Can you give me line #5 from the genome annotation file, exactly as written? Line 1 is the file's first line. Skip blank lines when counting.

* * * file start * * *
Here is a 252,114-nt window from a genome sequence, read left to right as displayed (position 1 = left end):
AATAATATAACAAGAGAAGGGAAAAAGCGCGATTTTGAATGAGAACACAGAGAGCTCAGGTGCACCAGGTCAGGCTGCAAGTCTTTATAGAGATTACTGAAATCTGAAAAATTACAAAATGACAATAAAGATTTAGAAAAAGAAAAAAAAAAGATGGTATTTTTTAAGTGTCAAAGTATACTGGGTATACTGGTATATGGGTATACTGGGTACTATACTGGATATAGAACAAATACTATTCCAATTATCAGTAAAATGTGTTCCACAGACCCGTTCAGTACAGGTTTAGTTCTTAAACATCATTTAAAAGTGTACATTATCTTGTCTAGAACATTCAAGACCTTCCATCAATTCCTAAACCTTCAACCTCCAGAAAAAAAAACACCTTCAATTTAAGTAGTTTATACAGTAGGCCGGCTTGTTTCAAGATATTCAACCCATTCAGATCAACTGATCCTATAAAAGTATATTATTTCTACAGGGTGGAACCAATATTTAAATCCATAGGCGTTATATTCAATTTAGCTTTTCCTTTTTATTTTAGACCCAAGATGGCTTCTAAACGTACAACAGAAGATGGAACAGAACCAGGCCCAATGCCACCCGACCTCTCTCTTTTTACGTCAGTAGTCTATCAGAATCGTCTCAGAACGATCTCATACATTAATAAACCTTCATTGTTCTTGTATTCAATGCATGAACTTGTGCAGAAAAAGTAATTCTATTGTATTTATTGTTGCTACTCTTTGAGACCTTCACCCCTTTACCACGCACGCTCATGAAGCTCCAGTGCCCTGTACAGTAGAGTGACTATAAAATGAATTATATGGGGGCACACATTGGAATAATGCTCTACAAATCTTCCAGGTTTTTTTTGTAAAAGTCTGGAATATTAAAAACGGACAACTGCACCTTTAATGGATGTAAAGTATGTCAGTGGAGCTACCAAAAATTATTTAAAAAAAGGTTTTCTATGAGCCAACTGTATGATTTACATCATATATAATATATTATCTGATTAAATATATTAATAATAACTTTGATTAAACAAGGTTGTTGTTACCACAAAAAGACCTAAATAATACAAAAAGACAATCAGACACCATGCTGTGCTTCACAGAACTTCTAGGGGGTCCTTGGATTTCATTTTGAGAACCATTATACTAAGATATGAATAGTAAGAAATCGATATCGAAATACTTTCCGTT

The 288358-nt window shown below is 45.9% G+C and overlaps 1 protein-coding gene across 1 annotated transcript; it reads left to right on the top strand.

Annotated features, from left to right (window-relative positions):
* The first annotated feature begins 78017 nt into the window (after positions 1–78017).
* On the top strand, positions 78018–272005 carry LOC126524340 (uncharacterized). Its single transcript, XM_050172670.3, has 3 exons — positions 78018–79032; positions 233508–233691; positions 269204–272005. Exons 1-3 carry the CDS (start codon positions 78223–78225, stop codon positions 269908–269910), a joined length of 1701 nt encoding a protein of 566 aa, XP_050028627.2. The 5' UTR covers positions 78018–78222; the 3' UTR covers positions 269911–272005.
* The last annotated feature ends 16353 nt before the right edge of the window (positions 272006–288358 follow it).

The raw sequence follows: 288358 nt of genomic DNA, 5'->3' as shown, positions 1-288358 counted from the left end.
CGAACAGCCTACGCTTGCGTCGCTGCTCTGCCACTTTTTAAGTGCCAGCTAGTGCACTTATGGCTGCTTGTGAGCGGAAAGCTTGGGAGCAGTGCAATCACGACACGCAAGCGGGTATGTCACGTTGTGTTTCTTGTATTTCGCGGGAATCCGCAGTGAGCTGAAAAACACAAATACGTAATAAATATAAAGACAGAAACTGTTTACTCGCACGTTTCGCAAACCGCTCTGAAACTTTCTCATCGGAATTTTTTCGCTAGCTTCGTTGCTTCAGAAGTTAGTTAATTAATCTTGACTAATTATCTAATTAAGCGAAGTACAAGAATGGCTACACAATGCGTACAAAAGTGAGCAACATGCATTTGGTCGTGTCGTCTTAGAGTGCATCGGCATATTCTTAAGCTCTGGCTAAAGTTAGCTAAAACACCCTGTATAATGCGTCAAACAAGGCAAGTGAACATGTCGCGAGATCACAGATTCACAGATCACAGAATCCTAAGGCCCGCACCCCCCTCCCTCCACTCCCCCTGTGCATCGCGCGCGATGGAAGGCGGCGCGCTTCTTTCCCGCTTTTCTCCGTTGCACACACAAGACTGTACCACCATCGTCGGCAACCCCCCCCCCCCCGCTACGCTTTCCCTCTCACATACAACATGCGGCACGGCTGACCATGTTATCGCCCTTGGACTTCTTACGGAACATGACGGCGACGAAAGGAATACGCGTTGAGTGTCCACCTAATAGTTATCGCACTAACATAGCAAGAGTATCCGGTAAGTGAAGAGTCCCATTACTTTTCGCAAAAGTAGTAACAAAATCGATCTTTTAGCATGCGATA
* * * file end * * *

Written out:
* The first annotated feature begins 78017 nt into the window (after positions 1–78017).